‘Duped & left to die’, Oman returnees vow to help others : The Tribune India

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‘Duped & left to die’, Oman returnees vow to help others

‘Duped & left to die’, Oman returnees vow to help others

A batch of eight women arrives from Oman, in New Delhi on Wednesday. Tribune photo: MuKESH AGGARWAL

Tribune News Service

Karam Prakash

New Delhi, May 24

When Amrit Kaur (name changed) of Ferozepur left Punjab for Dubai last month, she carried with her hopes of a golden future. But merely days later, she was struggling to survive, starving and living on water for days.

“I was promised a job in Dubai for Rs 30,000 a month, but was taken to Muscat and never given work. When I began asking questions, I was held captive. They would give me one meal a day at 5 pm. Soon even that stopped and I had to survive on water,” recalls Amrit Kaur, one of the eight trafficked women rescued from Oman by Rajya Sabha MP Vikramjit Sahney, who is running ‘Mission Hope’ to reunite Punjabi women stranded in Muscat with their families.

Modus operandi of agents

  • Recruitment agents are approached by sponsors for hiring domestic help. These agents contact their counterparts in India
  • This is when they start luring the women. The visa fee and airfare are taken care of by the ‘sponsors’
  • Women are misguided about the salary, nature of work and country. The women are exploited if they refuse to work

Amrit also recalls that a recruitment agent would often peep into her room to see if she was alive. “I told him I was not going to die. God is with me,” she says.

Seven other distraught women narrated similar stories of fraud and betrayal.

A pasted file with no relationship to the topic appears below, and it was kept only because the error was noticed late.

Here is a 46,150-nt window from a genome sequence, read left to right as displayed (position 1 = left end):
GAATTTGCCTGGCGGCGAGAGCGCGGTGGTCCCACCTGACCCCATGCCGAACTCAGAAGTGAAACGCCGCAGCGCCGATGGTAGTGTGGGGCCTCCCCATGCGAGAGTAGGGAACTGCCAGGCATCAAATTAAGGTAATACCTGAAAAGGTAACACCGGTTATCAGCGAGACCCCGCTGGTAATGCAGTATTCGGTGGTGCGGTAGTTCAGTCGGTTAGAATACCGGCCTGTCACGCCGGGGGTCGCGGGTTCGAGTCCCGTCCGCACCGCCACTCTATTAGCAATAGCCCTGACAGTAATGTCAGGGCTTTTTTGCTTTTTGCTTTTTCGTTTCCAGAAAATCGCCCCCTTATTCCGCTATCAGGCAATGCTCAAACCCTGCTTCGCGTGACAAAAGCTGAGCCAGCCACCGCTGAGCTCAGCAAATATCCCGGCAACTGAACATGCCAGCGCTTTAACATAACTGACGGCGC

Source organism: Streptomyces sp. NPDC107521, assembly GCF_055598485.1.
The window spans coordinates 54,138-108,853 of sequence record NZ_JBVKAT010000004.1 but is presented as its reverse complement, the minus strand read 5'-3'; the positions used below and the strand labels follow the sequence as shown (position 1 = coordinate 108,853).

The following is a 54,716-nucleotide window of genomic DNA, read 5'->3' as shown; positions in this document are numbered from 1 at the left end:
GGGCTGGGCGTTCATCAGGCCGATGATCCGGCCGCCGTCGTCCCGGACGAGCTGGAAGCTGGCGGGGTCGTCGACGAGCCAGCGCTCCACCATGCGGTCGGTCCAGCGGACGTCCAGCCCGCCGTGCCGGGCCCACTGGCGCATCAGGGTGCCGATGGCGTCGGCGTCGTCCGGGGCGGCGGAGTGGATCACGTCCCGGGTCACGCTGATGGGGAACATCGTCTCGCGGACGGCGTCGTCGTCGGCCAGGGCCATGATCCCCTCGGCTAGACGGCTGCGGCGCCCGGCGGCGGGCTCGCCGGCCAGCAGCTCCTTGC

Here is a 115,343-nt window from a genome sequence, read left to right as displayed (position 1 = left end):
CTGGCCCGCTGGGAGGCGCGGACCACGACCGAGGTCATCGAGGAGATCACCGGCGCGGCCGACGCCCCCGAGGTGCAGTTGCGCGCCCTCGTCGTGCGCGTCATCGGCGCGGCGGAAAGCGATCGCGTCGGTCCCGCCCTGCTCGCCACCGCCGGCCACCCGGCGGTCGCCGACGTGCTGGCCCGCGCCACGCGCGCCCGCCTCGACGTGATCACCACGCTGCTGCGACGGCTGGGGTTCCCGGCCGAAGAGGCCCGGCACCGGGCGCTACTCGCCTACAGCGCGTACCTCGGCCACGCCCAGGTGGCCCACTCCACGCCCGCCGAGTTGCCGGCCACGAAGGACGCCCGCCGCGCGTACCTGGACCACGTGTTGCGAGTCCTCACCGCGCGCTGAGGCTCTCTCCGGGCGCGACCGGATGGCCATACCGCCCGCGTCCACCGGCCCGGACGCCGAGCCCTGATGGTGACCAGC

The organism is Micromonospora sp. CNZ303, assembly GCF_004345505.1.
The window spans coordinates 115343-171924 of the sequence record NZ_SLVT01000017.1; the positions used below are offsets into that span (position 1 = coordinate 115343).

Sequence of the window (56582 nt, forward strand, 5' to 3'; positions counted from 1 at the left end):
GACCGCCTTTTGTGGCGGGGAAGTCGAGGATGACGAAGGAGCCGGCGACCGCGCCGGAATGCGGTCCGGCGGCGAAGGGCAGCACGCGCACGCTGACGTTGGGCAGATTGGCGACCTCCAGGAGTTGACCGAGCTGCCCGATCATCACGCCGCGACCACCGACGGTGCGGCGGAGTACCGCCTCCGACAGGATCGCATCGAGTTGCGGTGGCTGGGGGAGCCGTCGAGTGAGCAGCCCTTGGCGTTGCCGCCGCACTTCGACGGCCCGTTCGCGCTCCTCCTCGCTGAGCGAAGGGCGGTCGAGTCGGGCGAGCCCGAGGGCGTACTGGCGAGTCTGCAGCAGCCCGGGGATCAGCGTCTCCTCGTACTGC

Every woman The Tribune team met at Delhi airport, where they arrived today, had one message for Punjab’s girls: “Never go abroad for work through illegal agents. It is not a life you want.”

Rajvir Kaur (name changed), another rescued woman, said she would launch an awareness campaign in her village to save others from meeting her fate.

The 35-year-old from Hoshiarpur who endured physical abuse during her stay as a housemaid in Muscat, had been promised a job at a parlour.

Leaving her three children behind, Rajvir reached Oman five months ago. “It was a distant relative who, in connivance with a recruitment agent in India, lured me but my dreams shattered just a week after I landed there,” she says.

All the women went through the same cycle of exploitation — they reached the Gulf on visitor or job visas and overstayed. They were were then unable to pay state penalties for the overstay.

If that were not enough, their sponsors (employers) demanded up to Rs 3 lakh to let them go. “This was the money my sponsor paid my agent, who practically sold me off,” says Baljeet (name changed), who fled to a shelter home and was lucky to return.

Another 22-year-old, from a labourer’s family in Bathinda, was duped of Rs 90,000 by a recruitment agent who promised her a job in a beauty parlour in Oman. “Instead, I was forced into domestic work without salary for the three months that I worked,” she says.

Sahney says the Punjab Police were seized of the matter and FIRs were expected to be filed soon. “The girls are stuck in Oman due to non-payment of dues against expiration of their visit visas or penalties towards the employment visas,” the MP says. “All of them were lured to Oman by unscrupulous agents on false pretexts of employment.”

Sahney, international president of World Punjabi Organisation, said, “After the details were brought to our notice, a team from my Parliament office visited Muscat and interacted with embassy officials and the girls stranded at shelter homes were helped. Discussions were held with sponsors for their release from unreasonable job contracts. Penalties were sorted. After bearing the cost of air travel, we ensured the homecoming of these girls.”

About The Author

The Tribune News Service brings you the latest news, analysis and insights from the region, India and around the world. Follow the Tribune News Service for a wide-ranging coverage of events as they unfold, with perspective and clarity.

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